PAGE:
It’s taken me three days to write this.

Last week, I posted Dealing With It.

There’s been a lot of response, both public and private. I don’t usually write personal essays; I was staggered.

I’ve seen people express curiosity about its reception. With good reason; historically, women who speak up are in line for varying levels of vitriol, and this one achieved enough visibility outside my usual readership that people who know how the internet works were probably bracing a little for impact. I was.

So far, the response has been largely positive. There’s backlash, but nothing of grave concern has landed on my doorstep. This makes me an anomaly. I’m grateful.

Partly, though, that’s because it’s easy for people who dismiss this kind of commentary to ignore it. A post about issues that don’t affect them from someone a rung down the ladder, is not something they have to deal with. It’s not even background noise to take seriously. For a man, a list of grievances from a woman makes him a passerby. He doesn’t have to think about it if he doesn’t want to; that’s what privilege is.

(While I was writing this, I got a comment on one of my Readercon posts. Abovethread was an unpublished one from November, anonymous: “How much do you weigh?”)

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“That having been said, speaking as a dude: many of us have sensitive balls. If we sit with our legs closed together – and as a frequent transit user, I can say that sitting with your legs closed together is often required – frequently this means that our balls end up squeezed between our legs and that can be unpleasant, to say the least – to say nothing of the looks you get if you try to adjust them – and even if you can get them resting on top it’s often still not comfortable at all. So it’s not that there’s something wrong with our testicles. It’s that balls are just sort of naturally inconvenient in this sense.” (x)

This is the beginning of a comment on Metafilter (thanks to H. for pointing it out).

It’s not a death threat, or a rape threat. I’m not even a bitch. I get off light. It is, if we’re being honest, hilarious. Sensitive ball-itis: the silent spreader.

But it’s one of a particular strain of comment in response to this – a man agreed with me, and then he mentioned a time he’d felt uncomfortable on public transit; a man asked what exactly I meant by “touching,” because sometimes he tapped women on the shoulder and wanted to be clear; a man felt his balls shouldn’t be equated with men who are actually rude.

They seem, more or less, kindly meant. Their authors, much of the time, seem genuinely willing to learn, which is a damn sight better than it could be. But here’s what these comments do, in an essay about the hardships of being a woman: They make sure we never forget that we’re expected to accommodate men.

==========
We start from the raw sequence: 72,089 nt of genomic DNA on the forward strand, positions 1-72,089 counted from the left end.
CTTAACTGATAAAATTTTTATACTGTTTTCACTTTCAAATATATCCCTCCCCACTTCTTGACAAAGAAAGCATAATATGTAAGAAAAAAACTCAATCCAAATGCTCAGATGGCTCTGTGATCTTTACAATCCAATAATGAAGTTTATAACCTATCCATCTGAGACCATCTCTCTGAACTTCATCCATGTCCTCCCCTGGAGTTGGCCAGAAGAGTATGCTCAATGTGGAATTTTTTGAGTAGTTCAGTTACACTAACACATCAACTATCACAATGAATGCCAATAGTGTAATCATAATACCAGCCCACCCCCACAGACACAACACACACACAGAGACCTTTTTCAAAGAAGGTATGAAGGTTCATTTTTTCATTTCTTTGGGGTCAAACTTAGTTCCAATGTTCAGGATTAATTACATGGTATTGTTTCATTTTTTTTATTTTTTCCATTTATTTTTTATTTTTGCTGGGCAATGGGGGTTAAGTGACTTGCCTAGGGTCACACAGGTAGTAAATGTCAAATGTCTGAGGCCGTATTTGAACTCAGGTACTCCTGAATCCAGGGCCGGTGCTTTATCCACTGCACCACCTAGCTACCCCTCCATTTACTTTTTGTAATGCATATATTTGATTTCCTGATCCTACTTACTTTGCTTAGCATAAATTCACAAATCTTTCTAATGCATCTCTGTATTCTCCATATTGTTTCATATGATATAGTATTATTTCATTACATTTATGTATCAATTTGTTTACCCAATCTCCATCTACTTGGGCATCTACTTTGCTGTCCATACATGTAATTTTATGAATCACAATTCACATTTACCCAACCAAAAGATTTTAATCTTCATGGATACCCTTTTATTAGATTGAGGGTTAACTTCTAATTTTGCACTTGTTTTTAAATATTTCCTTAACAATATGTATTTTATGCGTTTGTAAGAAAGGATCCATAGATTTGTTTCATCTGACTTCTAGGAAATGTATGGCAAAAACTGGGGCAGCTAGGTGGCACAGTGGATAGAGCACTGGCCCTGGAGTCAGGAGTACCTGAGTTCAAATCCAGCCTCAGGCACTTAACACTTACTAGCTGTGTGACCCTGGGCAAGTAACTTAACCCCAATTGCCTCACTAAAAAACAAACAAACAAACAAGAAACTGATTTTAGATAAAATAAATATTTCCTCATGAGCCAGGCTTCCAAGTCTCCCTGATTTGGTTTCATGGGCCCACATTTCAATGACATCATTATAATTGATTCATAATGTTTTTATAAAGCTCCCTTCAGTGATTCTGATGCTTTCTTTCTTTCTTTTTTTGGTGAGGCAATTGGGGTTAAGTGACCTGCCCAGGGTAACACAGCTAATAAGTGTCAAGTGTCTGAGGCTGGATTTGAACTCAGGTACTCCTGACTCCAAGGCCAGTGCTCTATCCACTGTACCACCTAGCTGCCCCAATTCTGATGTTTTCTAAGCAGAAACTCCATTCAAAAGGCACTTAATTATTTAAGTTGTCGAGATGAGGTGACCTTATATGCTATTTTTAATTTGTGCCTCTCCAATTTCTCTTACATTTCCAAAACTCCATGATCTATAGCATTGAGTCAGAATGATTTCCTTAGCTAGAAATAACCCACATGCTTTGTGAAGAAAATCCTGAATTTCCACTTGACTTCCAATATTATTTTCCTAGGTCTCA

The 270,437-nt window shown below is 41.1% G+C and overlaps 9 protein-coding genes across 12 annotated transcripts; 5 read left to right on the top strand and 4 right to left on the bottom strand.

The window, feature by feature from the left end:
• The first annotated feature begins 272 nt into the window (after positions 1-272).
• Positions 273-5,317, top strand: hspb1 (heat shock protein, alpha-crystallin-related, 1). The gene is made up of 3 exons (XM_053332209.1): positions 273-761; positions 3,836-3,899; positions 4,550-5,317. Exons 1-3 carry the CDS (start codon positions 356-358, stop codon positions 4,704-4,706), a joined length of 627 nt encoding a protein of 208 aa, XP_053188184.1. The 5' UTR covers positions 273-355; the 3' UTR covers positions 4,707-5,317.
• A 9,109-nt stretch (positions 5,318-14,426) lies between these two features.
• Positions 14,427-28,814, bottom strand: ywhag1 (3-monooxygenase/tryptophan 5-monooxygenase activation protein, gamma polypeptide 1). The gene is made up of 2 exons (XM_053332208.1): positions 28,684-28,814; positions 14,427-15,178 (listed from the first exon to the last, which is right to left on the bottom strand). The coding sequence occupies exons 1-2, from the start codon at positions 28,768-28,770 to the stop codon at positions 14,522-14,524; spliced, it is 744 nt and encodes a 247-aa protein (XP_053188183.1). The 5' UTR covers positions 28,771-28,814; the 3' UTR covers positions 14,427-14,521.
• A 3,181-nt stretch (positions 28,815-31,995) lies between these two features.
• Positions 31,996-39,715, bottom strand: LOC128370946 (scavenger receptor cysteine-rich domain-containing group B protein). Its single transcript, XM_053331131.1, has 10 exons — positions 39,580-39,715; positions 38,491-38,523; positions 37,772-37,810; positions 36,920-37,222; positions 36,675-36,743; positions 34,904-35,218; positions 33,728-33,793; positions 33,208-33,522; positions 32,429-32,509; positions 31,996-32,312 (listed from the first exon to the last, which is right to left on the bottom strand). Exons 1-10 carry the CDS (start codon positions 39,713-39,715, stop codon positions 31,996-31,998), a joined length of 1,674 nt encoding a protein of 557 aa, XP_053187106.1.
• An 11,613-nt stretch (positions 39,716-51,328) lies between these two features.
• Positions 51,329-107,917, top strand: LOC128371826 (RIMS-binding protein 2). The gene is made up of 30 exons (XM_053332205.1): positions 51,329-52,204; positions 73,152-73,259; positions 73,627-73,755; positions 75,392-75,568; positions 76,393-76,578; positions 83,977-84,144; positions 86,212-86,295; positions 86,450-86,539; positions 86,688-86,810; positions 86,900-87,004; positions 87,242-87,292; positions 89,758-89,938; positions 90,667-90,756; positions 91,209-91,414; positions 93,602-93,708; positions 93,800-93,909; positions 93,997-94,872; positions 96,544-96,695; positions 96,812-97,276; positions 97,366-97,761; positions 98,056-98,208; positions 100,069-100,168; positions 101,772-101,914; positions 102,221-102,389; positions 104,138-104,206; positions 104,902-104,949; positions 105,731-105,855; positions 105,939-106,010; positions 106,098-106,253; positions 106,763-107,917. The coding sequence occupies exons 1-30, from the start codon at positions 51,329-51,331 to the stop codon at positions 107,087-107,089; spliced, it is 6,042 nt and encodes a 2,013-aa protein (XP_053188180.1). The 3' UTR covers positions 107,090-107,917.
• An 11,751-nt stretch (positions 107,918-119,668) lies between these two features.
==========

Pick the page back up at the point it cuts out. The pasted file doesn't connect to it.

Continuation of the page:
They might not be intended that way. Many people are just now waking up to privilege, trying to be allies, worried about doing the wrong thing, trying to learn. (I’m new to awareness of a lot of my privileges. I’m working on it all. I fuck up often.)

But what we’re left with are men who are, however obliquely, equating a system of oppression to their brief inconvenience; who are questioning if the tapping was actually bad, or if women overreact; who are questioning if women really need that much room, if a man prefers to spread ’em.

It makes the men who are asking another thing we have to deal with.

Here’s how men who want to help can start: Listen. Be willing to inconvenience yourself in order to get it right. Re-evaluate how you are around women; do it all the time.

If you worry a behavior might be misconstrued, don’t do it. If you think tapping a woman on the shoulder might be one of the hundred things from men she has to deal with today, and you don’t want to be that guy, don’t tap her on the shoulder.

The language of the oppressed is often subsumed, sidelong; it’s had to be. It takes a lot of reading, listening; it takes, finally, the willingness to give way.

That’s the deal.

Here, maybe, is where shit will rain down from men who ignored it before. When I was just a list, things were different. Now I’m encroaching. What do I know about men? That’s not me, they’ll say, she shouldn’t treat all men as dangerous, as if that’s a risk any woman can take. What right do I have, they’ll say, to dictate someone’s behavior? Fascism, they’ll say, as if I’ve passed a law. Unacceptable, they’ll say. Their anger is bizarre. It’s disproportionate to what’s being asked. (“I’ll tap her on the shoulder if I goddamn want to!” is such a funny thing to get angry about, when you think about it; it would be funny, except where it’s not.)

This is important for you; as an ally, these are the men you’ll be up against. You’ll be surprised who they are. You probably know one, even if you don’t know that now. It will be awful for you, when you find out.